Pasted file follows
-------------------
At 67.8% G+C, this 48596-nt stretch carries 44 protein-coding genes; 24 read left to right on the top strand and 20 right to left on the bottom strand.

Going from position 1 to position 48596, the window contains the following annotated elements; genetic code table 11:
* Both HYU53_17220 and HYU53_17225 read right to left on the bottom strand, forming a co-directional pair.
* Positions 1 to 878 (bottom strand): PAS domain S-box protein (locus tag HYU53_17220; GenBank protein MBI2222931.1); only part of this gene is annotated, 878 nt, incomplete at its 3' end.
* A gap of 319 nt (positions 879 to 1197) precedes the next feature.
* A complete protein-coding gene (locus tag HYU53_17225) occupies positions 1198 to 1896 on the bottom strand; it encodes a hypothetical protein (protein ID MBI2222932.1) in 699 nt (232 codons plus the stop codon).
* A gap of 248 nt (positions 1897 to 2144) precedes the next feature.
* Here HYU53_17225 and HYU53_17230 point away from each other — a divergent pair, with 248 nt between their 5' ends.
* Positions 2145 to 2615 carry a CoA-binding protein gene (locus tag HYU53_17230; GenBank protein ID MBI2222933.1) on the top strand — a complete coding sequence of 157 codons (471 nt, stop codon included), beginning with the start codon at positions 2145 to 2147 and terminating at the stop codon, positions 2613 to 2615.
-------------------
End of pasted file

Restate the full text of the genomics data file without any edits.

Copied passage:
At 67.8% G+C, this 48596-nt stretch carries 44 protein-coding genes; 24 read left to right on the top strand and 20 right to left on the bottom strand.

Going from position 1 to position 48596, the window contains the following annotated elements; genetic code table 11:
* Both HYU53_17220 and HYU53_17225 read right to left on the bottom strand, forming a co-directional pair.
* Positions 1 to 878 (bottom strand): PAS domain S-box protein (locus tag HYU53_17220; GenBank protein MBI2222931.1); only part of this gene is annotated, 878 nt, incomplete at its 3' end.
* A gap of 319 nt (positions 879 to 1197) precedes the next feature.
* A complete protein-coding gene (locus tag HYU53_17225) occupies positions 1198 to 1896 on the bottom strand; it encodes a hypothetical protein (protein ID MBI2222932.1) in 699 nt (232 codons plus the stop codon).
* A gap of 248 nt (positions 1897 to 2144) precedes the next feature.
* Here HYU53_17225 and HYU53_17230 point away from each other — a divergent pair, with 248 nt between their 5' ends.
* Positions 2145 to 2615 carry a CoA-binding protein gene (locus tag HYU53_17230; GenBank protein ID MBI2222933.1) on the top strand — a complete coding sequence of 157 codons (471 nt, stop codon included), beginning with the start codon at positions 2145 to 2147 and terminating at the stop codon, positions 2613 to 2615.